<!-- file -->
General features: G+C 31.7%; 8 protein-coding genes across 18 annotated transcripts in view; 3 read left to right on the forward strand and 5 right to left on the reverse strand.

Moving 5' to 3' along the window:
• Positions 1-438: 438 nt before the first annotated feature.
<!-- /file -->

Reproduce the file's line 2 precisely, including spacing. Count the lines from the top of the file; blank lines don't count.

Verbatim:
Moving 5' to 3' along the window: